p-n Junction class 12


There are many types of semiconductors like intrinsic, extrinsic, p-type and n-type. This topic has already been covered in the other article Types of a semiconductor.

That's not the point of this article, many different types of semiconductor are combined with different combinations to form something more useful and one of those things is p-n junction diodes about which we will be learning in this article.

A diode is a combination of semiconductors where one part is negatively charged having a lot of free electron charge carriers and the other side is positively charged having holes or vacant space in the atoms of semiconductors.

p-n junction diode is also something same, in a p-n junction diode, two types of semiconductor (p-type and n-type) are fused together where one part consist of n-type semiconductors and the other one consists of p-type semiconductor. The point where both semiconductors meet is called junction i.e "p-n junction". 


What is p-n junction?

As I mentioned earlier, a p-n junction is the diode made with p-type and n-type semiconductors where n-type is negatively charged and p-type is positively charged semiconductor respectively.

A p-n junction is made with the process known as doping about which we will learn further in this article about how p-n junction is made.

How p-n junction is made ?

A semiconductor is made from the process known as doping where we add suitable impurity in a natural semiconductor to get desirable semiconductor.

Now, a p-n junction has both p-type and n-type semiconductors. I have talked about these semiconductors and doping in more detail in this article so please read it to get a clear understanding.

Now, to understand the formation of the p-n junction, let's understand how its made. So a pentavalent impurity (5 valence electrons) is doped with a p-type semiconductor.

Doping of pentavalent impurity in p-type, a part of p-type semiconductor is now converted into n-type and it contains both the p-type region and n-type region. 


p-n junction

The junction between both these regions is called a p-n junction. Now, you will see that formation of the p-n junction was pretty simple, we just needed to add a pentavalent impurity in p-type semiconductor and now you will have a p-n junction, but during the formation of these p-n junctions, there are many things which occur inside the semiconductor and the two most important processes occur during the formation of the p-n junction which is diffusion and drift.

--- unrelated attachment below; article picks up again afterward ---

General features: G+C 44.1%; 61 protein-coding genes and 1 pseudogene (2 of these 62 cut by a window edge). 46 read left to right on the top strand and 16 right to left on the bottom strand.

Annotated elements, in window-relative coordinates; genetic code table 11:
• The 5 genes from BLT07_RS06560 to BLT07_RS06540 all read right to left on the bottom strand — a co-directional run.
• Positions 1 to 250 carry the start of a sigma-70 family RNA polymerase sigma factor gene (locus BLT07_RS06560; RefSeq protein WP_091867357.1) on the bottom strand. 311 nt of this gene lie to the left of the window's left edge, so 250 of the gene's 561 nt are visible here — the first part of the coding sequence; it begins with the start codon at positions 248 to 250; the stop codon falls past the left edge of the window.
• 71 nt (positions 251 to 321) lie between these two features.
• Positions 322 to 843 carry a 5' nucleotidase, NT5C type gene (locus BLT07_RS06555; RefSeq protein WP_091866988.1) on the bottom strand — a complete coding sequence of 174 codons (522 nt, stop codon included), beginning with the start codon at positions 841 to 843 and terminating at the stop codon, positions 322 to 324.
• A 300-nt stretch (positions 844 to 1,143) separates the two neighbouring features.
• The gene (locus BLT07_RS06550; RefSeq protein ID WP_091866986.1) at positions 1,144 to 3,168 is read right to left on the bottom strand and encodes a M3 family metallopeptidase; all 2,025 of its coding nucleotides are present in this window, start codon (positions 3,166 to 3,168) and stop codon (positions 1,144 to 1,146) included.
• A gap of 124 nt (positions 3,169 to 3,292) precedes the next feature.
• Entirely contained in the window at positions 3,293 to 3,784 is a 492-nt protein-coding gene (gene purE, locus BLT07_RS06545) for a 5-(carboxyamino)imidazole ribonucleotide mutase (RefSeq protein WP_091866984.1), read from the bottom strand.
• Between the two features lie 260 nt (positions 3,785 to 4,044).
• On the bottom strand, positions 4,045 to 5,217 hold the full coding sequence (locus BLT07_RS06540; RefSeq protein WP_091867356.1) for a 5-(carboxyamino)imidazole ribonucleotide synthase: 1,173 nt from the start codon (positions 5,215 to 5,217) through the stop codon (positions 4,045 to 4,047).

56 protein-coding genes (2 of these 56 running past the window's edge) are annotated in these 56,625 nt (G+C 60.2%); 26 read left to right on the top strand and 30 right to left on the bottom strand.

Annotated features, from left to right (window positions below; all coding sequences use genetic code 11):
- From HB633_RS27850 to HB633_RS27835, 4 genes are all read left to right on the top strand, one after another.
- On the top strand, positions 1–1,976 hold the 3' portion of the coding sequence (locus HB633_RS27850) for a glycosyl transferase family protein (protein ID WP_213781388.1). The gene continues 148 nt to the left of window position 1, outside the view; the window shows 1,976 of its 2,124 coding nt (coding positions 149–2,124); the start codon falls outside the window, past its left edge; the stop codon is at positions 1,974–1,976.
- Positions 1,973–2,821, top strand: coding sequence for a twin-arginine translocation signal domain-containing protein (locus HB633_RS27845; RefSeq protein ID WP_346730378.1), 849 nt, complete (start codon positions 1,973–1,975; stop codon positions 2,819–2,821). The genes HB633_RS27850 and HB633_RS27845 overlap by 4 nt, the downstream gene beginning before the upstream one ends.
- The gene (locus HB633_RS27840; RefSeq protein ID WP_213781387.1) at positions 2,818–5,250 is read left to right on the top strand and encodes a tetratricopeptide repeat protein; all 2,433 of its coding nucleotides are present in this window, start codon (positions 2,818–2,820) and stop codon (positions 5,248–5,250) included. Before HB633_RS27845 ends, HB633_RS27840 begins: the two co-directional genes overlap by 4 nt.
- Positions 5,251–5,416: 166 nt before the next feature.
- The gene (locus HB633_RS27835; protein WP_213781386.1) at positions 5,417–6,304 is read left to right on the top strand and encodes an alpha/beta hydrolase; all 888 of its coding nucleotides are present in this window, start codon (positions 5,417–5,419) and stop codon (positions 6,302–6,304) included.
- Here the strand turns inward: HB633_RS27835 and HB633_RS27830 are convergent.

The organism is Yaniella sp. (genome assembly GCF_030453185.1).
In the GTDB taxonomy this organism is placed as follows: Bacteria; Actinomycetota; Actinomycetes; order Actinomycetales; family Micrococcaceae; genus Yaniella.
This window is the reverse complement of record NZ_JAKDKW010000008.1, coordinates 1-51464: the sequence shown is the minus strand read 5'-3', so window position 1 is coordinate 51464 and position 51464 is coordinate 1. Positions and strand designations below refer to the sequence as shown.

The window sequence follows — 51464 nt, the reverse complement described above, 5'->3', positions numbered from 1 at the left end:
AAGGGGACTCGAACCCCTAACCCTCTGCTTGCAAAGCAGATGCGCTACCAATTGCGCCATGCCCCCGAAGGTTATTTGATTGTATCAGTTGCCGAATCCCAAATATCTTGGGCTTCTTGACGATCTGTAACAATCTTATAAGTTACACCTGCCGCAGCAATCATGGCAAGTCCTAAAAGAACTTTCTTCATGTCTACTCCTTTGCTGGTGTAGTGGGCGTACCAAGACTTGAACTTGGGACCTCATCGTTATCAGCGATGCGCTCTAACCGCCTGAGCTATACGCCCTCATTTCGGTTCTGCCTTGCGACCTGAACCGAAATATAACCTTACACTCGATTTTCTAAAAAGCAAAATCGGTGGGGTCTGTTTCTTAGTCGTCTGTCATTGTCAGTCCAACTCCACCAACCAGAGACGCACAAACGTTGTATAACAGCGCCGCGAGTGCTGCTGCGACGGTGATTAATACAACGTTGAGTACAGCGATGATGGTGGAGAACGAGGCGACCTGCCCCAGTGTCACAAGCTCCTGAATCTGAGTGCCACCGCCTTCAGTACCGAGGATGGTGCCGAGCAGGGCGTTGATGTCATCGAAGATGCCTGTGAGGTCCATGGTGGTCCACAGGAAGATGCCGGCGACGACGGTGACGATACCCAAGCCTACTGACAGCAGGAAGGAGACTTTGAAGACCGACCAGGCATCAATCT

So now, let's understand what is diffusion and drift during the p-n junction formation.

Diffusion and drift in the formation of p-n junction:

We already know that, in n-type semiconductors, electrons are the majority charge carriers and therefore the concentration of electrons is more in n-type semiconductor.

Same way, in a p-type semiconductor, holes are the majority charge carriers and therefore you will find the concentration of holes is more in p-type semiconductors.

When a p-n junction is created, holes from the p-side diffuses to the n-side and electrons from the n-side diffuses to the p-side. TDue to this motion from one side to another, it gives rise to diffusion current across the junction.

Now, when an electron diffuses from n-side to the p-side, it leaves behind an ionized donor or a positive charge on the n-side can't move. As this diffusion continues from the n-side to the p-side, a layer of this ionized donor (positive charge) is created at the n-side.

In a similar way, when a hole is diffused from p-side to n-side, it leaves behind an ionized acceptor or a negative charge behind it, as this process of diffusion also continues from p-side to n-side, a layer of the ionized acceptor (negative charge) is created on the p-side. 

This region of space-charge between p-side and n-side of p-n semiconductor is known as the depletion region.